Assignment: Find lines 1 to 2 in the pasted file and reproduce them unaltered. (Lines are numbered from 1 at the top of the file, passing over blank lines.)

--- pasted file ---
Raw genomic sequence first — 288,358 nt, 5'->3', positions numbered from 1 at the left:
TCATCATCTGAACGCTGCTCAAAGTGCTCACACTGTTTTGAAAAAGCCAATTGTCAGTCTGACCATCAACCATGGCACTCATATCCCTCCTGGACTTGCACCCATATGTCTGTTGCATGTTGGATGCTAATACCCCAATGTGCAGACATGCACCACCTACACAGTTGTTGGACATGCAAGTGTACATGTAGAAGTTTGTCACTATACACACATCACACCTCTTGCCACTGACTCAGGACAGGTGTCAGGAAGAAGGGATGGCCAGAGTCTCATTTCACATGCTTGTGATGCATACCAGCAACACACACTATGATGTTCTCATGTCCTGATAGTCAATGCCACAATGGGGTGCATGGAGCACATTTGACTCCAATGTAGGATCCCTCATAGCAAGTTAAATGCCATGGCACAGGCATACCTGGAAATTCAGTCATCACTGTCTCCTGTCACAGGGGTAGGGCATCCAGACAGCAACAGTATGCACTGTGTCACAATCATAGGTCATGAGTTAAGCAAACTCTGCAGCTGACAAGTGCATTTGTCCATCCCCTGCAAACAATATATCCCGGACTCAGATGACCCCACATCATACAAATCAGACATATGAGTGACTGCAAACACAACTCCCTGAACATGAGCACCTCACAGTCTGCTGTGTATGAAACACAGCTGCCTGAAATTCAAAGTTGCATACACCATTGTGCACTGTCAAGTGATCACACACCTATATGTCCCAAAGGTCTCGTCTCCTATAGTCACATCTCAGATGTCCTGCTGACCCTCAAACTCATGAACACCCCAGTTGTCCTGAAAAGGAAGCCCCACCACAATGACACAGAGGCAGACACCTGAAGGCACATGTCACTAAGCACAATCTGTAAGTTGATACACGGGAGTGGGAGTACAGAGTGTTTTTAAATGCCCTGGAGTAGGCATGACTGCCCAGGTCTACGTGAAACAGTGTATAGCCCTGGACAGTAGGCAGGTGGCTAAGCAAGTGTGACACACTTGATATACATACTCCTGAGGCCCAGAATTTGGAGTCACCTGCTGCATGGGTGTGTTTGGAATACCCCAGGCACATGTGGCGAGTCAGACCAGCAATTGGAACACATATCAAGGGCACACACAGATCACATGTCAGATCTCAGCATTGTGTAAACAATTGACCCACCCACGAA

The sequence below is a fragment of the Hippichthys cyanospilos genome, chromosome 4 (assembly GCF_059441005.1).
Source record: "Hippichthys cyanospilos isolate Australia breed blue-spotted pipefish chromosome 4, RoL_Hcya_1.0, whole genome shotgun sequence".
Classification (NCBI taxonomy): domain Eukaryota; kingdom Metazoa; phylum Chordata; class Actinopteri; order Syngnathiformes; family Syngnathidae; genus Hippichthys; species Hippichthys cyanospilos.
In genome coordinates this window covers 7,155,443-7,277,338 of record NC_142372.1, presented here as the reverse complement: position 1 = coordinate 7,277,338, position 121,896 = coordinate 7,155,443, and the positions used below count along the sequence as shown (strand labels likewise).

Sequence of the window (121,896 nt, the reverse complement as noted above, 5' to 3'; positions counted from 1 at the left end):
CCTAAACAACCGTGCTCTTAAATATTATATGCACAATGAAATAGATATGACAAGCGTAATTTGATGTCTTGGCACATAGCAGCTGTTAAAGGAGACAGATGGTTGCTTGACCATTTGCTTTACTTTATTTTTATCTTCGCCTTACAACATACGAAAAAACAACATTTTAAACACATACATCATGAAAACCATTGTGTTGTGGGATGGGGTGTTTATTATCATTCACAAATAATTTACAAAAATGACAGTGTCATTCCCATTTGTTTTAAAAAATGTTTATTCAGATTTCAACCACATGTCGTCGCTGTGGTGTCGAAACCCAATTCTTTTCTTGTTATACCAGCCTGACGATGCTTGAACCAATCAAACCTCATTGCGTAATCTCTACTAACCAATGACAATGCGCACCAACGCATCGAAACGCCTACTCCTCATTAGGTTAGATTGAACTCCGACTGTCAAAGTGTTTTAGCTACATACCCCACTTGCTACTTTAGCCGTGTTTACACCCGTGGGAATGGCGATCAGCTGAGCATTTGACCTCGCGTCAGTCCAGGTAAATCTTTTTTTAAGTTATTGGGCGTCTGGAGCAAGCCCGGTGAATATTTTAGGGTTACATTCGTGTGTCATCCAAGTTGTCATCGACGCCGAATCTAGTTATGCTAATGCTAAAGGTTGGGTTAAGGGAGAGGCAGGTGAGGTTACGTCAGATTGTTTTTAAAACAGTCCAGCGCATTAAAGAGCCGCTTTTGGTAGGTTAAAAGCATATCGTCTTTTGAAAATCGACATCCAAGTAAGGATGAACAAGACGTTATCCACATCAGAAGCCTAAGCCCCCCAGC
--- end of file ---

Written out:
Raw genomic sequence first — 288,358 nt, 5'->3', positions numbered from 1 at the left:
TCATCATCTGAACGCTGCTCAAAGTGCTCACACTGTTTTGAAAAAGCCAATTGTCAGTCTGACCATCAACCATGGCACTCATATCCCTCCTGGACTTGCACCCATATGTCTGTTGCATGTTGGATGCTAATACCCCAATGTGCAGACATGCACCACCTACACAGTTGTTGGACATGCAAGTGTACATGTAGAAGTTTGTCACTATACACACATCACACCTCTTGCCACTGACTCAGGACAGGTGTCAGGAAGAAGGGATGGCCAGAGTCTCATTTCACATGCTTGTGATGCATACCAGCAACACACACTATGATGTTCTCATGTCCTGATAGTCAATGCCACAATGGGGTGCATGGAGCACATTTGACTCCAATGTAGGATCCCTCATAGCAAGTTAAATGCCATGGCACAGGCATACCTGGAAATTCAGTCATCACTGTCTCCTGTCACAGGGGTAGGGCATCCAGACAGCAACAGTATGCACTGTGTCACAATCATAGGTCATGAGTTAAGCAAACTCTGCAGCTGACAAGTGCATTTGTCCATCCCCTGCAAACAATATATCCCGGACTCAGATGACCCCACATCATACAAATCAGACATATGAGTGACTGCAAACACAACTCCCTGAACATGAGCACCTCACAGTCTGCTGTGTATGAAACACAGCTGCCTGAAATTCAAAGTTGCATACACCATTGTGCACTGTCAAGTGATCACACACCTATATGTCCCAAAGGTCTCGTCTCCTATAGTCACATCTCAGATGTCCTGCTGACCCTCAAACTCATGAACACCCCAGTTGTCCTGAAAAGGAAGCCCCACCACAATGACACAGAGGCAGACACCTGAAGGCACATGTCACTAAGCACAATCTGTAAGTTGATACACGGGAGTGGGAGTACAGAGTGTTTTTAAATGCCCTGGAGTAGGCATGACTGCCCAGGTCTACGTGAAACAGTGTATAGCCCTGGACAGTAGGCAGGTGGCTAAGCAAGTGTGACACACTTGATATACATACTCCTGAGGCCCAGAATTTGGAGTCACCTGCTGCATGGGTGTGTTTGGAATACCCCAGGCACATGTGGCGAGTCAGACCAGCAATTGGAACACATATCAAGGGCACACACAGATCACATGTCAGATCTCAGCATTGTGTAAACAATTGACCCACCCACGAA